Saturday, May 14, 2011

Echoes of Byron in the Gaiman-penned Doctor Who tonight?

Auntie got to select an arm (the other one, not pictured).

The Corsair by George Gordon Lord Byron:
... And unto ears as rugged seem'd a song!
In scatter'd groups upon the golden sand,
They game-carouse-converse-or whet the brand:
Select the arms-to each his blade assign,
And careless eye the blood that dims its shine.
Repair the boat, replace the helm or oar,
While others straggling muse along the shore:
For the wild bird the busy springes set,
Or spread beneath the sun the dripping net:
Gaze where some distant sail a speck supplies
With all the 'thirsting eve of Enterprise ...
Probably a stretch, but still, a character called 'The Corsair' ...

As for the early reviews ...

The A.V. Club  gives it a stamp approval for many of the same reasons I enjoyed it, this was a chance to play with the relationship between The Doctor and the TARDIS, flesh it out, as it were, and it was nicely done. Someone in the comments beat me to pointing out the similarities to "The Brain of Morbius," one of my all-time favorites.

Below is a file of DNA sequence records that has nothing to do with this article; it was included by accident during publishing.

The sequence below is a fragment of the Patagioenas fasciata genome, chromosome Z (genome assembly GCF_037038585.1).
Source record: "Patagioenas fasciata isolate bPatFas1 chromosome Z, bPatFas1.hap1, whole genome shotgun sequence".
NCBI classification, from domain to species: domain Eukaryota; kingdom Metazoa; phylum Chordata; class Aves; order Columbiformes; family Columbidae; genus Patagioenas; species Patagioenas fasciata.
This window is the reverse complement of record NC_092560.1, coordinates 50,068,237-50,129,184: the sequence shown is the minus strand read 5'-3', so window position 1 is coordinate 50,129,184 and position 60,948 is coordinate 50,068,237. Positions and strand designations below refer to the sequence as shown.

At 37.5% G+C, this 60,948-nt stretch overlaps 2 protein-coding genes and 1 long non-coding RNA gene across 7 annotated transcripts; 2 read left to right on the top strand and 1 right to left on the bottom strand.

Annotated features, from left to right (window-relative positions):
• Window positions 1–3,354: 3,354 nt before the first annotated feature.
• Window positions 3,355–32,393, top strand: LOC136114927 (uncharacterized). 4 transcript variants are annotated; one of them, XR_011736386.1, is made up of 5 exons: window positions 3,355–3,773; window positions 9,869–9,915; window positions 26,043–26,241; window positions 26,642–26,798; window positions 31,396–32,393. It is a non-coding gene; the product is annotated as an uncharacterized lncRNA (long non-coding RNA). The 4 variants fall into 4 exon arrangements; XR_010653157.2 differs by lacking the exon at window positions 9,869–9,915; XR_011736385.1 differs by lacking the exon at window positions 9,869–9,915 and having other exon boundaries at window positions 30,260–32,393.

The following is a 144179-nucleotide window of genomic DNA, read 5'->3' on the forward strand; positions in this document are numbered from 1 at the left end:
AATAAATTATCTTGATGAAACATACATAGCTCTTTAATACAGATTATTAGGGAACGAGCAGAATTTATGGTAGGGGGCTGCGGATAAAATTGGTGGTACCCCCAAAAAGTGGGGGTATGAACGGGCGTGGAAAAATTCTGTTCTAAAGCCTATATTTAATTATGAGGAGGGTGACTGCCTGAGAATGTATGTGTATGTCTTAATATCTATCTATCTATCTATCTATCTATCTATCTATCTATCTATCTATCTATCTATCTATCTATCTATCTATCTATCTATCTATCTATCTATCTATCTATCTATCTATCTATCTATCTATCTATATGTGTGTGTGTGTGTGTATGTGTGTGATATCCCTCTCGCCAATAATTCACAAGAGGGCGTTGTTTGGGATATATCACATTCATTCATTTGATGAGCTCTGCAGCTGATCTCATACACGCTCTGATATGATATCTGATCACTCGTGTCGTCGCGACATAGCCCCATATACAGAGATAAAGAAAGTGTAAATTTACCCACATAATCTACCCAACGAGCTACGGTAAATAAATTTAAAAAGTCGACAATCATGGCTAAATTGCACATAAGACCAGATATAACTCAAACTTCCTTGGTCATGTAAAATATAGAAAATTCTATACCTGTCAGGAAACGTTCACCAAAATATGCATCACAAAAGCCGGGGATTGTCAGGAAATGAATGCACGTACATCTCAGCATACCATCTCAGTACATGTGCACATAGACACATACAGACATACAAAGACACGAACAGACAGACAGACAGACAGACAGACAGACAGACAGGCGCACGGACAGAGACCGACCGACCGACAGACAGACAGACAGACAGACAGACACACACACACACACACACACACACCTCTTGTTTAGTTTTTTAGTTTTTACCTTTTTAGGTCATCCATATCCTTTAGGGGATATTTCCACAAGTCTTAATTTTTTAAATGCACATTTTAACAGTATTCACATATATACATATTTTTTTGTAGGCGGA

Sepinwall's review doesn't, I think, take into account past references to the TARDIS being a living thing, or at least having a soul/sentience; however, the point that this was an intriguing, if not original, way of exploring the relationship between the lonely Time Lord and his only permanent companion comes across clearly here as well.

I've seen nothing but effusive praise on Twitter, where fans (it seems to me) might be trying to shine Gaiman's knob a bit in hopes of an @ reply. I've also seen some muted, underwhelmed responses that I totally get. I enjoyed the episode, but wasn't blown away by it, and I'd secretly hoped I would be. I do think it's one that will hold up well and perhaps gain from repeated viewing.
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